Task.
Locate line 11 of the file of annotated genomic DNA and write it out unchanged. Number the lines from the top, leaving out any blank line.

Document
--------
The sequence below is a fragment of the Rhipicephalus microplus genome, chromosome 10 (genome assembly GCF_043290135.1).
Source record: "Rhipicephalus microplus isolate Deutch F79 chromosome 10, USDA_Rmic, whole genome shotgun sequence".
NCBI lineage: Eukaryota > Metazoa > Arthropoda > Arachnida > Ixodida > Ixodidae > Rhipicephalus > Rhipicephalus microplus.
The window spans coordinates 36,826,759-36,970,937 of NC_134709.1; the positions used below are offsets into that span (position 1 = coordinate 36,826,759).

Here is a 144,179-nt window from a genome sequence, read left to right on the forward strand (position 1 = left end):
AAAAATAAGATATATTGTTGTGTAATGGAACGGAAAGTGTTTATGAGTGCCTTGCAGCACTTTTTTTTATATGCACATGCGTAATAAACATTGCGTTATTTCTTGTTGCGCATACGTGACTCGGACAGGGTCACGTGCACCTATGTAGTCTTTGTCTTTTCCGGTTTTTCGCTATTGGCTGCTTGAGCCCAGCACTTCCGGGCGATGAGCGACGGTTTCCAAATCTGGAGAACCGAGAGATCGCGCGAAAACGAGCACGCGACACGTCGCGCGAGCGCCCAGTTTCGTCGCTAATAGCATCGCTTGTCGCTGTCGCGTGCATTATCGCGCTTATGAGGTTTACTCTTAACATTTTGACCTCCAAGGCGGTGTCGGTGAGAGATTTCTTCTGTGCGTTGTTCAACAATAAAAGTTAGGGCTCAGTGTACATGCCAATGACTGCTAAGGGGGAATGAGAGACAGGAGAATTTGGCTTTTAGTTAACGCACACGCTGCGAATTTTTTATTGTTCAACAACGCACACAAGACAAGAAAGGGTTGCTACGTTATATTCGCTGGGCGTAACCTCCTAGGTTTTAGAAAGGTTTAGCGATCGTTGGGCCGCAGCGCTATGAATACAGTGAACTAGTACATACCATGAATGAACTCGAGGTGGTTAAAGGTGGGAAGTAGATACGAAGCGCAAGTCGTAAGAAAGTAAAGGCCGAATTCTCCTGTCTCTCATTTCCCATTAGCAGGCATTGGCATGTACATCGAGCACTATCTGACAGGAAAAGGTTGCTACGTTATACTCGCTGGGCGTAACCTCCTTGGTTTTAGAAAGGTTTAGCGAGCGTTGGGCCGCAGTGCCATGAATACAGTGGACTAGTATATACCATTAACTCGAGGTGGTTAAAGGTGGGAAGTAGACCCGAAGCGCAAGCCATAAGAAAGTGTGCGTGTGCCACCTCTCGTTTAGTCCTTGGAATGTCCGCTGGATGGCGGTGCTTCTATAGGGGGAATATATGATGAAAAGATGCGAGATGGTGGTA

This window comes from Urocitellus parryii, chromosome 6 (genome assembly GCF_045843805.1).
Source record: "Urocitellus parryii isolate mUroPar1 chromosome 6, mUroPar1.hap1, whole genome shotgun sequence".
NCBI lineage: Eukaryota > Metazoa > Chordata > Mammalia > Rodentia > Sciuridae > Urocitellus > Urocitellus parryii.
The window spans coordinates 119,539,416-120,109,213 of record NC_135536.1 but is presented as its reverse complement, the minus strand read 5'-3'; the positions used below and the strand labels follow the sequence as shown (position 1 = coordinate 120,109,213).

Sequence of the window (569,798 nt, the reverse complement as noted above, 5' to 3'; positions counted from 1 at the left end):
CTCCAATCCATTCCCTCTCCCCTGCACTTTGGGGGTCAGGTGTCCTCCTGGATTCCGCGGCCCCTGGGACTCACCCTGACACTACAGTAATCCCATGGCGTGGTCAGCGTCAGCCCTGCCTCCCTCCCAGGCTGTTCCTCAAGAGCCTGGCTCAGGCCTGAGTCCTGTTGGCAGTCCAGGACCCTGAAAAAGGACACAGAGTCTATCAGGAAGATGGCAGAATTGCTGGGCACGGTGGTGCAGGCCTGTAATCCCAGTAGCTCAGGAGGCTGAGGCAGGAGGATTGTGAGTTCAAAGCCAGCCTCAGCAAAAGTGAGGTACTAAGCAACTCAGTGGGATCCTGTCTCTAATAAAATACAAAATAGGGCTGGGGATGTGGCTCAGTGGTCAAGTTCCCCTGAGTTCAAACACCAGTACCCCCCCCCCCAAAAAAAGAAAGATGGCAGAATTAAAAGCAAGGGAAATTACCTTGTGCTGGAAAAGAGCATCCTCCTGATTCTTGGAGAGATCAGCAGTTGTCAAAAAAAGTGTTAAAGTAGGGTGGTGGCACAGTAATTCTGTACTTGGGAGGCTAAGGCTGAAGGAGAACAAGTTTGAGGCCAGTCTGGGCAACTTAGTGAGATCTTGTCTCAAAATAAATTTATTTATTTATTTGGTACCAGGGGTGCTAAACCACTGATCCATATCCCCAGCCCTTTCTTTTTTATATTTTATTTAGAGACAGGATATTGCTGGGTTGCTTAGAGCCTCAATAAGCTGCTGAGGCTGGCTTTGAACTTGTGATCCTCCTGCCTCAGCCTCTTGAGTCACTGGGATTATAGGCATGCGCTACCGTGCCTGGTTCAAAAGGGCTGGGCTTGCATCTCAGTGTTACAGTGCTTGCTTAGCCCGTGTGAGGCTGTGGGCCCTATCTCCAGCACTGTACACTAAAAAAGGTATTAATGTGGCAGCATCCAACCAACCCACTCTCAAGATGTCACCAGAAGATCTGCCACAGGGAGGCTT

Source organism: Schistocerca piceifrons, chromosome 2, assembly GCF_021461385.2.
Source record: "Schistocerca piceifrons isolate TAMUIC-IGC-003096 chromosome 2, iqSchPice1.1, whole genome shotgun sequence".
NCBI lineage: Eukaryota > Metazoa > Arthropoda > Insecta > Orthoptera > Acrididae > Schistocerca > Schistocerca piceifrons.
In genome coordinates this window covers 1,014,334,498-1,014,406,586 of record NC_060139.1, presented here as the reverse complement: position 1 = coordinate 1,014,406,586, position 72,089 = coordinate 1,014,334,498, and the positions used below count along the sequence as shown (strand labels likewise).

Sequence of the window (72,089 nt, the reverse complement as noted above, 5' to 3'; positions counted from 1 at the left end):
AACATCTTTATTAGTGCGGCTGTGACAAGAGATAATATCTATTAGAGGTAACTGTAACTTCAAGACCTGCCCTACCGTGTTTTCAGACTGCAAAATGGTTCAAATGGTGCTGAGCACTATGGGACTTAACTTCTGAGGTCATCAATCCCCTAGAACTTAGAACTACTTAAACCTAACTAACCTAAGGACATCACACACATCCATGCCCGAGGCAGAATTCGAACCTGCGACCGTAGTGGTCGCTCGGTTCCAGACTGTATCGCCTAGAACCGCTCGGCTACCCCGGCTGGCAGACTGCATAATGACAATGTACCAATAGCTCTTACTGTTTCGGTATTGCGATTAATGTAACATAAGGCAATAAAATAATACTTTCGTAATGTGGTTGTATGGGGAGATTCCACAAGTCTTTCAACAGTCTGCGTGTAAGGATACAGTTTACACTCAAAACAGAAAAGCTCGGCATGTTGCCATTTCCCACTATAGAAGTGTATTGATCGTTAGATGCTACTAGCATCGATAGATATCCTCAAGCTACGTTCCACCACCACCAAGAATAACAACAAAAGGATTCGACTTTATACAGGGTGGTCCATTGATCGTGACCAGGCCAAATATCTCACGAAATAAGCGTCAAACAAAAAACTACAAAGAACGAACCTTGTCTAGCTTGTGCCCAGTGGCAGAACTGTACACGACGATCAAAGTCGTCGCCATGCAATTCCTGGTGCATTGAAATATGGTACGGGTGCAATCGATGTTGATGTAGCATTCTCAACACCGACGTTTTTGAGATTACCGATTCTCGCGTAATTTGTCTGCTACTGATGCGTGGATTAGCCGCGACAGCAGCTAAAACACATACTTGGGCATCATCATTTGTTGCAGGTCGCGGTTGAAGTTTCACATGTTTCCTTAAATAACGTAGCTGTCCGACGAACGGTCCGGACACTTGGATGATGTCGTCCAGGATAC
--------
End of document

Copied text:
Sequence of the window (569,798 nt, the reverse complement as noted above, 5' to 3'; positions counted from 1 at the left end):